Collaboration expected to benefit Western’s programs, mission of federal EPA

CULLOWHEE – Representatives of Western Carolina University and the U.S. Environmental Protection Agency signed an agreement recently that strengthens ties between the university and the agency to enhance WCU educational programs and the EPA’s mission of protecting environmental resources.

The agreement calls for collaboration on environmental research projects involving WCU students and faculty, and EPA staff members; adjunct faculty appointments at the university for EPA staff and visiting scientist status for some Western faculty members at EPA; and assistantships, internships, cooperative education opportunities and possible employment with the EPA for WCU students.

The federal agency also will provide technical assistance for some university courses and programs, and EPA staff members will be invited to teach mini-courses, workshops and seminars at WCU.

The agreement is expected to enhance the environmental content of many courses and programs at WCU, said Richard Collings, the university’s vice chancellor for academic affairs.

Western plans to seek permission from The University of North Carolina General Administration to begin bachelor’s and master’s degree programs in environmental science, Collings said. The agreement with the EPA, however, will involve many academic disciplines already on campus because “the environmental issues facing Western North Carolina demand a multidisciplinary approach,” he said.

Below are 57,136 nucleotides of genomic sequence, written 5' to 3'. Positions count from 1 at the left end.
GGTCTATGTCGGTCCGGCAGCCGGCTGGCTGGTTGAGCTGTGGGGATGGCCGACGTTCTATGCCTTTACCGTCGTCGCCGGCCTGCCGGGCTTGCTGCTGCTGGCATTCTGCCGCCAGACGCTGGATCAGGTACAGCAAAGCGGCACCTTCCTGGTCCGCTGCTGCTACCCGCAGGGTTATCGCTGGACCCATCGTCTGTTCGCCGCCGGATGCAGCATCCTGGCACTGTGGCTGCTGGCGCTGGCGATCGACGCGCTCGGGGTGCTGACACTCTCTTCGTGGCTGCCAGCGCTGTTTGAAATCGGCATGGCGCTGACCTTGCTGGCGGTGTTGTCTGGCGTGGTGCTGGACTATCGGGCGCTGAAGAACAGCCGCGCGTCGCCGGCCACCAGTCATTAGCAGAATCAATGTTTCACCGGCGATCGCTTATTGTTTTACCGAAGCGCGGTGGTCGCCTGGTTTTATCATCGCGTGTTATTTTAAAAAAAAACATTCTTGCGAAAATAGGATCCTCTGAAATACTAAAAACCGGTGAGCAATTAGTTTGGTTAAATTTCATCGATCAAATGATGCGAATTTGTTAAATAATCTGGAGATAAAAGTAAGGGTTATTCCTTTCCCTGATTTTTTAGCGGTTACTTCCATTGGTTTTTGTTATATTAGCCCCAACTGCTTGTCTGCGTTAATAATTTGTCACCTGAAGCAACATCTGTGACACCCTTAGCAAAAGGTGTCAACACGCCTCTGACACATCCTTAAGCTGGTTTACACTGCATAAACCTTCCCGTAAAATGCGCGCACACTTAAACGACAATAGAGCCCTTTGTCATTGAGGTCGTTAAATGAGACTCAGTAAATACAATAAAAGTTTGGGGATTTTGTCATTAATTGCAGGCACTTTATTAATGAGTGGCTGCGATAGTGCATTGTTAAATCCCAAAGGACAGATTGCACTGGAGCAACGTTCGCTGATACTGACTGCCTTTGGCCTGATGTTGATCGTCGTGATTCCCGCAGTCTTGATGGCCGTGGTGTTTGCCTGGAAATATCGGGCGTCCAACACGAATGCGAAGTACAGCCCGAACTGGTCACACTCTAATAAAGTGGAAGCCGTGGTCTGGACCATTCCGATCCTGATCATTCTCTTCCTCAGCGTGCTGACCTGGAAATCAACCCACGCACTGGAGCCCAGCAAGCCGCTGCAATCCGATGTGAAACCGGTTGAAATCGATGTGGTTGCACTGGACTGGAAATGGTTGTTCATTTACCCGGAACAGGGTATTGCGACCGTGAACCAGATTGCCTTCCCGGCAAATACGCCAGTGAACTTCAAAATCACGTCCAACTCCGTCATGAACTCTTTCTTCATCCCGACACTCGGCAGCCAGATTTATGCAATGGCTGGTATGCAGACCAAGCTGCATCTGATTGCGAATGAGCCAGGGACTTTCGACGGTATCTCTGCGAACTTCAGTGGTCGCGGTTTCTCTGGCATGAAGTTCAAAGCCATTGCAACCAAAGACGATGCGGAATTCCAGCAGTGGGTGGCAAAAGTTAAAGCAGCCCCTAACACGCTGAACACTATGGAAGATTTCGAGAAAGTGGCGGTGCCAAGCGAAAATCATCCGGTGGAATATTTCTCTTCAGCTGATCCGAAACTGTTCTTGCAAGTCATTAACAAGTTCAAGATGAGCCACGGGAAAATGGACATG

Michael J. Hartnett, an environmental engineer at the EPA’s regional office in Atlanta, said the agency has experienced budget cuts over the past decade that resulted in some deterioration of the relationships between the agency and universities. “We view this as an opportunity to get some of that back working again and to establish relationships that will be mutually beneficial,” Hartnett said.

Through the agreement, Western and the EPA hope to produce graduates with an understanding of environmental issues who can conduct research into those issues. Another goal is to increase the number of minority students, particularly those of Cherokee heritage, who are pursuing environmentally related careers.

The collaboration will be administered by a committee composed of three EPA representatives and three WCU representatives.

Representatives of both parties gathered recently to discuss and sign the agreements. In addition to Collings and Hartnett, the group included William R. Bokey, chief of the EPA’s Ecological Assessment Branch in Athens, Ga.; Stephanie Lankford, special emphasis program manager for the EPA in Atlanta; Robert Vartabedian, dean of WCU’s College of Arts and Sciences; Royce C. Woosley, head of WCU’s department of chemistry and physics; and Cynthia Atterholt, WCU assistant professor of chemistry and physics.